Sausage, cabbage, potatoes, onions, broth, cream, herbs.
In a heavy soup pot, cook some Island Sausage–lamb or pork, sweet Italian or hot, links or bulk, or Lopez chorizo. When it’s nicely browned, lift it into a bowl to wait while you cook other things in the grease.
Next chop up a big onion and slowly cook it in the grease; add butter or oil if there isn’t enough fat. Cook till transparent and lightly browned–but don’t scorch. Add chopped up green cabbage. Stir, cover, and cook on low just until the cabbage is soft. Cut up half a dozen or more red or yukon gold potatoes into cubes and dump them in the pot.
(No reason you couldn’t chop up things like kale or carrots or turnips or parsnips or leeks too if you have ‘em.) The original was made with largish chunks of vegetables–not dainty bits. Do what you prefer.
Pour in some broth (you can use chicken soup base with water if you don’t have any homemade stock). Add herbs–prob’ly things like parsley, basil, thyme, bay leaf, and plenty of garlic and some pepper which make it seem “Transylvanian.” Simmer a few minutes till the potatoes are cooked but not mushy.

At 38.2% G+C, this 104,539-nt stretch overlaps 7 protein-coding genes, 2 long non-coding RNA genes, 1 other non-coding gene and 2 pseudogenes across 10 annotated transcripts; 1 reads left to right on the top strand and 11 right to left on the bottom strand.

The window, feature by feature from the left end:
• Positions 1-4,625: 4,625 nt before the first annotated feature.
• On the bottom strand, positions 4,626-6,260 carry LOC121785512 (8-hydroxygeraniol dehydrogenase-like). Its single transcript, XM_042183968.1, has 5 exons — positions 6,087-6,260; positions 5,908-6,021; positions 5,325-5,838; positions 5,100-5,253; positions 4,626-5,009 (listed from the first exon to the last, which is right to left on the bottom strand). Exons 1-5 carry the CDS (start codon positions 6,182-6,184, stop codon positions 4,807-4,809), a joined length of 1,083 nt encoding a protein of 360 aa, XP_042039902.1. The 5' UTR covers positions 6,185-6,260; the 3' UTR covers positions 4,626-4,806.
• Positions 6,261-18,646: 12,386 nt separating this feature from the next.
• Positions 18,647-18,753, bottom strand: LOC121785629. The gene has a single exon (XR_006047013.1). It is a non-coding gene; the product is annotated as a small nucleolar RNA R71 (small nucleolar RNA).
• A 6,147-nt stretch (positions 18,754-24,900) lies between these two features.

Put the sausage into the soup. If you used “hot” sausage, the soup will come out mildly spicy; if you like spicy, you can add pepper flakes or a chopped hot red pepper (nobody knows if Transylvania is known for heat, but who cares); if you don’t do spicy but like a touch of color, paprika might be nice. Check for salt; sausage is salty so you might not need very much. Simmer just a little more, adding more broth if needed–not too much because cream comes next.
At the end add plenty of half and half or heavy cream. Heat but don’t boil. Freshly chopped parsley is pretty on top.
Serve with crusty bread or toast and plenty of butter–homemade cultured butter made with Twin Brook cream is excellent.
by Phil Harper, Seattle 1999, interpreted by Eleanor Hartmann